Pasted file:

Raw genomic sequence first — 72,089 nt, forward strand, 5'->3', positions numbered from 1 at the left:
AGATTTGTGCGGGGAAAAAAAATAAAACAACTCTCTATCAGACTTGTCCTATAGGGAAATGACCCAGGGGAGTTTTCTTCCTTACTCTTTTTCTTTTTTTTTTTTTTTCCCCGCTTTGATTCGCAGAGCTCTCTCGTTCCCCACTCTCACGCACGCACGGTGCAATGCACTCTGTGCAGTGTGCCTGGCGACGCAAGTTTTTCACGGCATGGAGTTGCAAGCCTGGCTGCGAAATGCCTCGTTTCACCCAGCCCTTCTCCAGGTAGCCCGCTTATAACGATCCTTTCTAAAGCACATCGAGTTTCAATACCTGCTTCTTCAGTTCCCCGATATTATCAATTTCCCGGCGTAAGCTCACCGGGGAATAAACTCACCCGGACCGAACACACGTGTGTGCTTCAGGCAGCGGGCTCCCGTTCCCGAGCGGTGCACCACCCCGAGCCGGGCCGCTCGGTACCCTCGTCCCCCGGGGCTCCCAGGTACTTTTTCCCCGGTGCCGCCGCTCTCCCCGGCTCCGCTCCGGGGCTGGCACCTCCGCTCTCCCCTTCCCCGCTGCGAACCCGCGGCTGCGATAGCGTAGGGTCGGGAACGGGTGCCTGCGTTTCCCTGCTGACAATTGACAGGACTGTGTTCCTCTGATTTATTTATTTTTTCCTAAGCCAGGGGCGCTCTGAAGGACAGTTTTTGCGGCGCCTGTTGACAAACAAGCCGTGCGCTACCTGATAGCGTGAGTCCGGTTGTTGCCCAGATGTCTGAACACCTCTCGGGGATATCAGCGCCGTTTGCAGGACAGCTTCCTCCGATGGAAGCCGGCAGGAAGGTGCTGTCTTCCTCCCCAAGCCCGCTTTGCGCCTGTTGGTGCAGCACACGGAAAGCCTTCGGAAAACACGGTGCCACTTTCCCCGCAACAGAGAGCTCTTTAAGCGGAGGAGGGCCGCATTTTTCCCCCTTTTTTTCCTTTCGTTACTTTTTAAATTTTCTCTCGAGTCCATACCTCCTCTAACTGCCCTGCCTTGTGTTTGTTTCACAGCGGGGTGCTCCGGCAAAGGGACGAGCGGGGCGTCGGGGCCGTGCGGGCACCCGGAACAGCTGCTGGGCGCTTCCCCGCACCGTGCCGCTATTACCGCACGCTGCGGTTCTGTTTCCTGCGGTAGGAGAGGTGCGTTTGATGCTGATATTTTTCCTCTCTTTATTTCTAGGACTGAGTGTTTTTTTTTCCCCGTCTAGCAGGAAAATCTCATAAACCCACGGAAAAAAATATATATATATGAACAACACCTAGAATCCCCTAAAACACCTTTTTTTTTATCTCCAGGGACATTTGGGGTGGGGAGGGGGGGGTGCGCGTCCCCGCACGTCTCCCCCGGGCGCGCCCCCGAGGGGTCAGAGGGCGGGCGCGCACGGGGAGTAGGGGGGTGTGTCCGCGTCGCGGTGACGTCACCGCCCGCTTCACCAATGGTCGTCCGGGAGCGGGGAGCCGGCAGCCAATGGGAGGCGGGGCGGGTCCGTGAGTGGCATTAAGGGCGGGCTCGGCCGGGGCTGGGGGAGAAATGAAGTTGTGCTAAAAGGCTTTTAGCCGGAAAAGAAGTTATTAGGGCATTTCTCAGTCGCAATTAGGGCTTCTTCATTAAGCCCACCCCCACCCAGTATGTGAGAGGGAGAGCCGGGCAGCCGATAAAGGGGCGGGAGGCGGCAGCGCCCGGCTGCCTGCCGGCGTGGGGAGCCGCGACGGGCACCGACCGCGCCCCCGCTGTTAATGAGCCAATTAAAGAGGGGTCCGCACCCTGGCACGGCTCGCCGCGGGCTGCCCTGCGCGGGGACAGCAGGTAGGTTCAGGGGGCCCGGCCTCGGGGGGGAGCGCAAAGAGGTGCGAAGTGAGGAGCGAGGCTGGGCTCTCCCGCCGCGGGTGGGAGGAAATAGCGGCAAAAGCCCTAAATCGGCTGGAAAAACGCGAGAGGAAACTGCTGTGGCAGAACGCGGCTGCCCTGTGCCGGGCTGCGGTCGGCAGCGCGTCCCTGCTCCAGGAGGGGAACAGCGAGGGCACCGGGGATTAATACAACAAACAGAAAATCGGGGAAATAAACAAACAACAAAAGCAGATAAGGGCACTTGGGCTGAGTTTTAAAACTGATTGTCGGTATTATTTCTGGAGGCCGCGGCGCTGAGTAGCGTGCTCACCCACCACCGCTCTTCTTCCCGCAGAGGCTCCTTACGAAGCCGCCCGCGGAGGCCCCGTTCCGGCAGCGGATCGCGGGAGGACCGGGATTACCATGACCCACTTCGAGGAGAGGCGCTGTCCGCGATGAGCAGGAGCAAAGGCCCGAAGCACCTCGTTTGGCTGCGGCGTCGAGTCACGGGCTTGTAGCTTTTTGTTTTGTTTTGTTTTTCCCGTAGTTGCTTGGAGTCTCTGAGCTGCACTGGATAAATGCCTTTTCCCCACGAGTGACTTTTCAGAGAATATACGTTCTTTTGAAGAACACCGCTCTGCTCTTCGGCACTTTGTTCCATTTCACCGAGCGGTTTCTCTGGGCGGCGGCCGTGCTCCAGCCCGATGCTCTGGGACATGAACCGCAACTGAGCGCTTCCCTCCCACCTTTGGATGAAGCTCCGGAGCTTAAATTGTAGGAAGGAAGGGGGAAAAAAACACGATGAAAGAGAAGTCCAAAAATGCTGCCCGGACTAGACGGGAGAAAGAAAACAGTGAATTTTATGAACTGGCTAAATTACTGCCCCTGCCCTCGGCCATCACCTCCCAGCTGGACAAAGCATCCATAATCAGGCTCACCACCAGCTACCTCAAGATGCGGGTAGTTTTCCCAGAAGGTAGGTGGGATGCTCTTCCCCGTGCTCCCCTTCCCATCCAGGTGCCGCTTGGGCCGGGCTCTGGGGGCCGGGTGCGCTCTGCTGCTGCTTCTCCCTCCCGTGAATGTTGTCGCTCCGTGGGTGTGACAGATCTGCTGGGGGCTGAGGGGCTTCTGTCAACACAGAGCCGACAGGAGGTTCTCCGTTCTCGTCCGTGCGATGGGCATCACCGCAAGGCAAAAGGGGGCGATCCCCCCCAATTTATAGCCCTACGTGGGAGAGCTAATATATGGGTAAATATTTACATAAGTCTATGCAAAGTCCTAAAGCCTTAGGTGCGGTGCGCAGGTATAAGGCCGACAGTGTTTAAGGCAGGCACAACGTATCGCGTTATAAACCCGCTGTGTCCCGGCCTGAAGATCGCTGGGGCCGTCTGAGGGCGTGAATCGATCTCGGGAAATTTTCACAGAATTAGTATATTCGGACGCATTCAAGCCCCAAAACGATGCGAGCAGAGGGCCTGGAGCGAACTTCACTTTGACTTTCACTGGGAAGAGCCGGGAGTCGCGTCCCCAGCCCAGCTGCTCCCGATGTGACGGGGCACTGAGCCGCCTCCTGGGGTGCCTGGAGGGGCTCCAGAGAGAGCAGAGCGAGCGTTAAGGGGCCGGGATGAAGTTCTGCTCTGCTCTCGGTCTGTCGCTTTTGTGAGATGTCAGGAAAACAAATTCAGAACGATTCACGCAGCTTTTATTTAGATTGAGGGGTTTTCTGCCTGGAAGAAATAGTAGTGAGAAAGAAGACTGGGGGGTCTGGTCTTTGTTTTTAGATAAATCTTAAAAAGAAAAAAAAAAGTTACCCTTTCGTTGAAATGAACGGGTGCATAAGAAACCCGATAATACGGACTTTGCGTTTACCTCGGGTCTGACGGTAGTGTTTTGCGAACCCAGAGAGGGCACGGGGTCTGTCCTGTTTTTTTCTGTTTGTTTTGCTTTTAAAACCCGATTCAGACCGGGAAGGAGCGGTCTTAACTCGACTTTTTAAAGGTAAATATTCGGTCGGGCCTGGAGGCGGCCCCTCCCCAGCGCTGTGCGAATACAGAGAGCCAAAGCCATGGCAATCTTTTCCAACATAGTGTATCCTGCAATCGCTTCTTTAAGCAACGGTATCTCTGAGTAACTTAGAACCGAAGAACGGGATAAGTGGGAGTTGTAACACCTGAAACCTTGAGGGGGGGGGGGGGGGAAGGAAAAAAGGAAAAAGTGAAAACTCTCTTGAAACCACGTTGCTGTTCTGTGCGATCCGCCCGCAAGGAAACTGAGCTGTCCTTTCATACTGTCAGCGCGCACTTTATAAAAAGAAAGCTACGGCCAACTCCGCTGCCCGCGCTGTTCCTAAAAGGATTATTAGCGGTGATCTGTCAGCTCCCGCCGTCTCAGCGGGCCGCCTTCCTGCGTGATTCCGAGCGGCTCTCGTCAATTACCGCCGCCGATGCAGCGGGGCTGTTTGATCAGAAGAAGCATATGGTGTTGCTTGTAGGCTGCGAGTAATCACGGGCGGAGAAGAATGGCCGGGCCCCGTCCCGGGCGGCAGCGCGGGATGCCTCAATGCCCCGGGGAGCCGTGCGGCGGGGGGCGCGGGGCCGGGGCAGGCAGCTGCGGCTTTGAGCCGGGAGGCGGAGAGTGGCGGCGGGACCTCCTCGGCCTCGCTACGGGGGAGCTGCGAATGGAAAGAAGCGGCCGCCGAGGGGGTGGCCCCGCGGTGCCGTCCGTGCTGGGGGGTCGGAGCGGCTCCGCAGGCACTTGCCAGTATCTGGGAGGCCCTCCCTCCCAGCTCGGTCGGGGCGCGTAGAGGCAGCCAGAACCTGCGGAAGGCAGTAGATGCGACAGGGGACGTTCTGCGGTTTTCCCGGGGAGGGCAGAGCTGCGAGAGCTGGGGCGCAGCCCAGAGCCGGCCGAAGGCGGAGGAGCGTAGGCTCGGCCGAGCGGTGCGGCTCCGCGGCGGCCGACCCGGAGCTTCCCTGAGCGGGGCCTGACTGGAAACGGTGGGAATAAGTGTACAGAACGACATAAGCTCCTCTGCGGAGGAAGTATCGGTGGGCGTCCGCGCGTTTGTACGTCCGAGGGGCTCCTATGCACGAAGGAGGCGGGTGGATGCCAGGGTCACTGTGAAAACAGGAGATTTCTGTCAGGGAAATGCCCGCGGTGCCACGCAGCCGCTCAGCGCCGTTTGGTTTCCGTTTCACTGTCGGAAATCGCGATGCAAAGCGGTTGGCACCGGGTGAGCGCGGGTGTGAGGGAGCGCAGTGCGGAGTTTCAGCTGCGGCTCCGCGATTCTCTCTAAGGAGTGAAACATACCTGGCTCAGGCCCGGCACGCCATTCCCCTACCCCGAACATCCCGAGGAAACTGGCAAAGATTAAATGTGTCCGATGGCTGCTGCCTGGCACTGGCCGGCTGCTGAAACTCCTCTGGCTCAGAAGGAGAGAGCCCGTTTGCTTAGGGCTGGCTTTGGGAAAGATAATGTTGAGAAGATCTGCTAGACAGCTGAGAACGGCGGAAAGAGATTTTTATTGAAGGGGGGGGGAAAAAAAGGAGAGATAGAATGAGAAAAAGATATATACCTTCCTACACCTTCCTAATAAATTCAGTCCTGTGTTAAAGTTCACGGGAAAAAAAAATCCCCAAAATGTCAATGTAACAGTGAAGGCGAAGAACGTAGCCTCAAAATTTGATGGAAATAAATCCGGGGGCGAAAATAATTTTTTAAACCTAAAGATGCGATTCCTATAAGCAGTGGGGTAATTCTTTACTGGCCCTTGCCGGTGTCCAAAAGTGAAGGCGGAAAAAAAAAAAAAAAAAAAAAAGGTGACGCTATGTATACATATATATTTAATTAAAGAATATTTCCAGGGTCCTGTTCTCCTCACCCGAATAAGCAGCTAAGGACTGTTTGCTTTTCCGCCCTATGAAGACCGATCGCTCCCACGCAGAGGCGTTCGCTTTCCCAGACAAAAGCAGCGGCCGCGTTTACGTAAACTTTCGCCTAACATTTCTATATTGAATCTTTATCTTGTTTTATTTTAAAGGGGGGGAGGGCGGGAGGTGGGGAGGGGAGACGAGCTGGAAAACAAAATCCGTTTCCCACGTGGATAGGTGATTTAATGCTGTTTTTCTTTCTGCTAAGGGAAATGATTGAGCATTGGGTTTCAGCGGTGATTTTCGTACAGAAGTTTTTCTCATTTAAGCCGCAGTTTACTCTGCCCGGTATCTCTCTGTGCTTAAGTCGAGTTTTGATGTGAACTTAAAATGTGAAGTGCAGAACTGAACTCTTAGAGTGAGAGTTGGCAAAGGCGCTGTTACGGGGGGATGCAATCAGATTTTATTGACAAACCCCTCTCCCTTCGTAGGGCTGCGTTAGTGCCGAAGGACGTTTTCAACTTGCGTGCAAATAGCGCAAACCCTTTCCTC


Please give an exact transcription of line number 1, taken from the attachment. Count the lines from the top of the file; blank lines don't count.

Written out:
Raw genomic sequence first — 72,089 nt, forward strand, 5'->3', positions numbered from 1 at the left: